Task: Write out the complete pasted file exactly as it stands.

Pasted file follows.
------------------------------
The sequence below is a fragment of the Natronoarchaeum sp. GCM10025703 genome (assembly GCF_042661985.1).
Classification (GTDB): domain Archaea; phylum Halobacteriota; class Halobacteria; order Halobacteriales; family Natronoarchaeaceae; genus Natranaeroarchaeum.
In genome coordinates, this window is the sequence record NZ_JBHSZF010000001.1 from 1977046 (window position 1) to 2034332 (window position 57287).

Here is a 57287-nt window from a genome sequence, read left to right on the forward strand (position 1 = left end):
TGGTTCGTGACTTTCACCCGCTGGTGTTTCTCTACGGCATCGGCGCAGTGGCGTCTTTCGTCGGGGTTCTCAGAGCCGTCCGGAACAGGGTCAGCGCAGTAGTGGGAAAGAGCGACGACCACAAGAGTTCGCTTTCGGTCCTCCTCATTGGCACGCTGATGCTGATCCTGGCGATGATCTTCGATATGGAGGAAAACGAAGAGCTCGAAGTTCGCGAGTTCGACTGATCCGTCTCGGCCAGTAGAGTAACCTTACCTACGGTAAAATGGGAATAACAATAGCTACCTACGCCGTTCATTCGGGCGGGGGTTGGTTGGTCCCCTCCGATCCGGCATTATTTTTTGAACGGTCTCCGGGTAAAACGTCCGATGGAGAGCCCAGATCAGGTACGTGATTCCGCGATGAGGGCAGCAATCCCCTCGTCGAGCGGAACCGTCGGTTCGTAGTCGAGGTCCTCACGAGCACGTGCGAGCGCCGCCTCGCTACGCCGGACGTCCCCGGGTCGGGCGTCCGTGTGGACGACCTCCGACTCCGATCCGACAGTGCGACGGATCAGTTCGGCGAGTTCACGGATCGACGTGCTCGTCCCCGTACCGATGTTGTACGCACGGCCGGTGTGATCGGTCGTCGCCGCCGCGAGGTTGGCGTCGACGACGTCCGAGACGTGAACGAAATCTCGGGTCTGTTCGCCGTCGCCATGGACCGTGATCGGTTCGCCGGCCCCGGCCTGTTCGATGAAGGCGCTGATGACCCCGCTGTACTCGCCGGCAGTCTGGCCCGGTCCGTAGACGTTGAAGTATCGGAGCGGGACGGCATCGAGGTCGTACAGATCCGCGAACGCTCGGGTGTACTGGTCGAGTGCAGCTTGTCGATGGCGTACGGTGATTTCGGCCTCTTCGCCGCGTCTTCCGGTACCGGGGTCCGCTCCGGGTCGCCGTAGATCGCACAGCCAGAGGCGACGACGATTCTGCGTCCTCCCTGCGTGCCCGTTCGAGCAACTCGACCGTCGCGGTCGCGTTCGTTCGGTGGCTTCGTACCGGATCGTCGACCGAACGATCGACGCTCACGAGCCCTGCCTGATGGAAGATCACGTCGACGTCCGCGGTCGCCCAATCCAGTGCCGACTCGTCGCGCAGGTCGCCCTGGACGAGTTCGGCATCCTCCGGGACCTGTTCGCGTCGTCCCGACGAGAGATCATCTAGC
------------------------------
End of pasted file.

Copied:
The sequence below is a fragment of the Natronoarchaeum sp. GCM10025703 genome (assembly GCF_042661985.1).
Classification (GTDB): domain Archaea; phylum Halobacteriota; class Halobacteria; order Halobacteriales; family Natronoarchaeaceae; genus Natranaeroarchaeum.
In genome coordinates, this window is the sequence record NZ_JBHSZF010000001.1 from 1977046 (window position 1) to 2034332 (window position 57287).

Here is a 57287-nt window from a genome sequence, read left to right on the forward strand (position 1 = left end):
TGGTTCGTGACTTTCACCCGCTGGTGTTTCTCTACGGCATCGGCGCAGTGGCGTCTTTCGTCGGGGTTCTCAGAGCCGTCCGGAACAGGGTCAGCGCAGTAGTGGGAAAGAGCGACGACCACAAGAGTTCGCTTTCGGTCCTCCTCATTGGCACGCTGATGCTGATCCTGGCGATGATCTTCGATATGGAGGAAAACGAAGAGCTCGAAGTTCGCGAGTTCGACTGATCCGTCTCGGCCAGTAGAGTAACCTTACCTACGGTAAAATGGGAATAACAATAGCTACCTACGCCGTTCATTCGGGCGGGGGTTGGTTGGTCCCCTCCGATCCGGCATTATTTTTTGAACGGTCTCCGGGTAAAACGTCCGATGGAGAGCCCAGATCAGGTACGTGATTCCGCGATGAGGGCAGCAATCCCCTCGTCGAGCGGAACCGTCGGTTCGTAGTCGAGGTCCTCACGAGCACGTGCGAGCGCCGCCTCGCTACGCCGGACGTCCCCGGGTCGGGCGTCCGTGTGGACGACCTCCGACTCCGATCCGACAGTGCGACGGATCAGTTCGGCGAGTTCACGGATCGACGTGCTCGTCCCCGTACCGATGTTGTACGCACGGCCGGTGTGATCGGTCGTCGCCGCCGCGAGGTTGGCGTCGACGACGTCCGAGACGTGAACGAAATCTCGGGTCTGTTCGCCGTCGCCATGGACCGTGATCGGTTCGCCGGCCCCGGCCTGTTCGATGAAGGCGCTGATGACCCCGCTGTACTCGCCGGCAGTCTGGCCCGGTCCGTAGACGTTGAAGTATCGGAGCGGGACGGCATCGAGGTCGTACAGATCCGCGAACGCTCGGGTGTACTGGTCGAGTGCAGCTTGTCGATGGCGTACGGTGATTTCGGCCTCTTCGCCGCGTCTTCCGGTACCGGGGTCCGCTCCGGGTCGCCGTAGATCGCACAGCCAGAGGCGACGACGATTCTGCGTCCTCCCTGCGTGCCCGTTCGAGCAACTCGACCGTCGCGGTCGCGTTCGTTCGGTGGCTTCGTACCGGATCGTCGACCGAACGATCGACGCTCACGAGCCCTGCCTGATGGAAGATCACGTCGACGTCCGCGGTCGCCCAATCCAGTGCCGACTCGTCGCGCAGGTCGCCCTGGACGAGTTCGGCATCCTCCGGGACCTGTTCGCGTCGTCCCGACGAGAGATCATCTAGC